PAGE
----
I was shocked to learn that the binary search program that Bentley proved correct and subsequently tested in Chapter 5 of Programming Pearls contains a bug. Once I tell you what it is, you will understand why it escaped detection for two decades. Lest you think I'm picking on Bentley, let me tell you how I discovered the bug: The version of binary search that I wrote for the JDK contained the same bug. It was reported to Sun recently when it broke someone's program, after lying in wait for nine years or so.
Back in November I was working on a program where I needed a binary search that not only returned if I found something, but where it was, or would be if found. I had written such code for my greylist daemon so I lifted the code from there. As I was reusing the code, I realized that there indeed, could be a potential problem with it, in that a calculation of a certain value could overflow and cause unpredictable behavior.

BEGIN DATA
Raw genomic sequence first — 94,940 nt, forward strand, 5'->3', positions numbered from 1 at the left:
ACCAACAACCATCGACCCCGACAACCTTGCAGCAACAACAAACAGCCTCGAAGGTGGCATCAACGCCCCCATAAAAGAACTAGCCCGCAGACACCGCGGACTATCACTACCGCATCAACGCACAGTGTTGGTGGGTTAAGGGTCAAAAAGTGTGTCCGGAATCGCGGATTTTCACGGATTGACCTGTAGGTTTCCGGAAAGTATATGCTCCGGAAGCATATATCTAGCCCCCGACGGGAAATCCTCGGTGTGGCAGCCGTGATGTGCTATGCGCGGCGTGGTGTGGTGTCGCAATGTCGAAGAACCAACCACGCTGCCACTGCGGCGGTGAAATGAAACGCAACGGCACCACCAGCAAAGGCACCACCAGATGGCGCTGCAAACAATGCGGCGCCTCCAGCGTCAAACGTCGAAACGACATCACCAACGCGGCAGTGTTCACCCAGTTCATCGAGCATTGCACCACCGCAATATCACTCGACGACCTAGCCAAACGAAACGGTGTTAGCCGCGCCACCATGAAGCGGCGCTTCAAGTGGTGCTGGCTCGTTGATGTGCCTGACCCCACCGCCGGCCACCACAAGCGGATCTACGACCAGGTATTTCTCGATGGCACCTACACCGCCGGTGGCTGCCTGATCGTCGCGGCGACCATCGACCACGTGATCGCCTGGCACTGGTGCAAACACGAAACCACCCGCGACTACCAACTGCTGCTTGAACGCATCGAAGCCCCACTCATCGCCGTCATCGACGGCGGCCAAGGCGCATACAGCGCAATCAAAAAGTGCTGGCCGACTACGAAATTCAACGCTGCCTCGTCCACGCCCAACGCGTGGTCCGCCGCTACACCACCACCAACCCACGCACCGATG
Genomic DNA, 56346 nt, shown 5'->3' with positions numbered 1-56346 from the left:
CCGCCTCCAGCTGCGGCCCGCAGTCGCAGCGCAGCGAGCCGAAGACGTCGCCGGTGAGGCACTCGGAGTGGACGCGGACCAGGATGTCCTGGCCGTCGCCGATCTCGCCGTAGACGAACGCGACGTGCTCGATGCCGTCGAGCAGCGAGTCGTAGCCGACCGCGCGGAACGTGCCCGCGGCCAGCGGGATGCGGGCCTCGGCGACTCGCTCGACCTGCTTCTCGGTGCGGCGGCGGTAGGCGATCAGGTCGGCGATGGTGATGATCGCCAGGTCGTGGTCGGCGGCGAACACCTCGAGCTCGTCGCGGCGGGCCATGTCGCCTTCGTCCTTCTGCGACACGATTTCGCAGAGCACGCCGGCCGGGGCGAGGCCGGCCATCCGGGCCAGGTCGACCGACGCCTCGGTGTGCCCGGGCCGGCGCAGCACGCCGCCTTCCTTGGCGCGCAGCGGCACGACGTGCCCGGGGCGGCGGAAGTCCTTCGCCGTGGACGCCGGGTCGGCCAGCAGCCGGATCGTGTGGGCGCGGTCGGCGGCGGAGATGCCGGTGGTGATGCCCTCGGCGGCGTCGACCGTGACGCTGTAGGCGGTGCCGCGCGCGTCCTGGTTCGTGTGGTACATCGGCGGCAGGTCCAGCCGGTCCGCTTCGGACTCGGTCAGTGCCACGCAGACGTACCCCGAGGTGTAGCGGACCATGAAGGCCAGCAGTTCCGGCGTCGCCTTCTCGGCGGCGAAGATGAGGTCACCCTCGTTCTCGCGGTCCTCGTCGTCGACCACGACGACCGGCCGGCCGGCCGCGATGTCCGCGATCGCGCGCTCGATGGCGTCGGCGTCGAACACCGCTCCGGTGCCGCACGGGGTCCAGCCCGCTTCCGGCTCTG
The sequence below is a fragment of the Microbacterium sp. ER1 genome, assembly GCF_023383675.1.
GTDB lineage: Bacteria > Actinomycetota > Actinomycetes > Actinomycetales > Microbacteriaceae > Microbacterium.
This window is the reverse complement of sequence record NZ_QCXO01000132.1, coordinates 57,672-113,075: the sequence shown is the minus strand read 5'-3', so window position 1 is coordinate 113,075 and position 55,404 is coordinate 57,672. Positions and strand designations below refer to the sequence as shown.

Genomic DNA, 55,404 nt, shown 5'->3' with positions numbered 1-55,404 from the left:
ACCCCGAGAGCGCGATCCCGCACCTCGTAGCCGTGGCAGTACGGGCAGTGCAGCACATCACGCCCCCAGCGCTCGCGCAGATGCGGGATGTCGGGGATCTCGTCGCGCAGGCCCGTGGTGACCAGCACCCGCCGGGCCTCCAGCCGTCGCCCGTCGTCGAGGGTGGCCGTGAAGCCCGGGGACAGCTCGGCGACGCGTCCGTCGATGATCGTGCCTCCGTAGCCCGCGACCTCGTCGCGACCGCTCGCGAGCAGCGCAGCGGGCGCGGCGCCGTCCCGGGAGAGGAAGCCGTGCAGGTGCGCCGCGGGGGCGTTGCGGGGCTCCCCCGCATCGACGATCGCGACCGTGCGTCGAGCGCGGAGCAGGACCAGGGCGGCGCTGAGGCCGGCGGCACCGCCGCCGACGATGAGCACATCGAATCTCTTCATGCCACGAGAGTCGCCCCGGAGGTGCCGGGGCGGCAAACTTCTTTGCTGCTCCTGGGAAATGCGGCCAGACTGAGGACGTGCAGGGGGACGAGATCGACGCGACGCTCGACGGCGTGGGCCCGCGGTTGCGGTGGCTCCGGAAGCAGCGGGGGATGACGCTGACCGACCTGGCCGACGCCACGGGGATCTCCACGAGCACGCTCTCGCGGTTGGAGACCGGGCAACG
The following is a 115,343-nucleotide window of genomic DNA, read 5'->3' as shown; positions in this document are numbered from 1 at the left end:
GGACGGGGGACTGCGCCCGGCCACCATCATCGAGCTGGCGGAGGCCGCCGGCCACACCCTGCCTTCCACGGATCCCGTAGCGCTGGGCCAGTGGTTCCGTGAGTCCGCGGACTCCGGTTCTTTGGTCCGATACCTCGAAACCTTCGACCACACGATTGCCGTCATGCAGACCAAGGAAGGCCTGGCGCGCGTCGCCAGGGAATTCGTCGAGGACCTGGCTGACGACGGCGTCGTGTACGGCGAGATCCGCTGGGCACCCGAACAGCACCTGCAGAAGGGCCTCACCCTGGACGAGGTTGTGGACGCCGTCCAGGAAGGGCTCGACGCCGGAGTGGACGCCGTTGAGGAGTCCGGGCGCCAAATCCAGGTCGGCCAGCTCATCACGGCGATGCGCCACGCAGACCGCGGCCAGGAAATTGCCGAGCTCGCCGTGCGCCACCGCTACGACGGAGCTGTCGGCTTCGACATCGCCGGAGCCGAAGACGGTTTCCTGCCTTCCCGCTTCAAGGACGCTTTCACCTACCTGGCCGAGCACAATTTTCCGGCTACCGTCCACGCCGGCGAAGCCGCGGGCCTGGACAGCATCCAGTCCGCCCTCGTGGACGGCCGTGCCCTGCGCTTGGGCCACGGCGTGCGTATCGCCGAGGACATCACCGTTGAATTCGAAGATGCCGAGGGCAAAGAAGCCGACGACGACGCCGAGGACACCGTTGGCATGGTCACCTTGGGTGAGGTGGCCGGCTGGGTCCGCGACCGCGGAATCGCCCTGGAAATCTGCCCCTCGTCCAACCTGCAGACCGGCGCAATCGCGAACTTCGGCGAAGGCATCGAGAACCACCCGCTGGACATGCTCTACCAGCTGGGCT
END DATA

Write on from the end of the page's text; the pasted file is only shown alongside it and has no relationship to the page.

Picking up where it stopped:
But while I recognized the problem, I neglected to fix the problem in the greylist daemon. And I completely forgot about it until I came across the blog post “Official Google Research Blog: Extra, Extra—Read All About It: Nearly All Binary Searches and Mergesorts are Broken.
Anyway, the patch was a one line change, from
mod = (low + high) / 2;
mid = low + ((high - low) / 2);
The old code certainly worked, but there could be a chance, if the
high were significantly large
enough, to overflow and cause undefined behavior. Truth be told, both
low would have to be above 2,000,000,000
(on a typical system) before you might even get bit by this bug.
But still, the potential exists, and why not if it's an easy fix.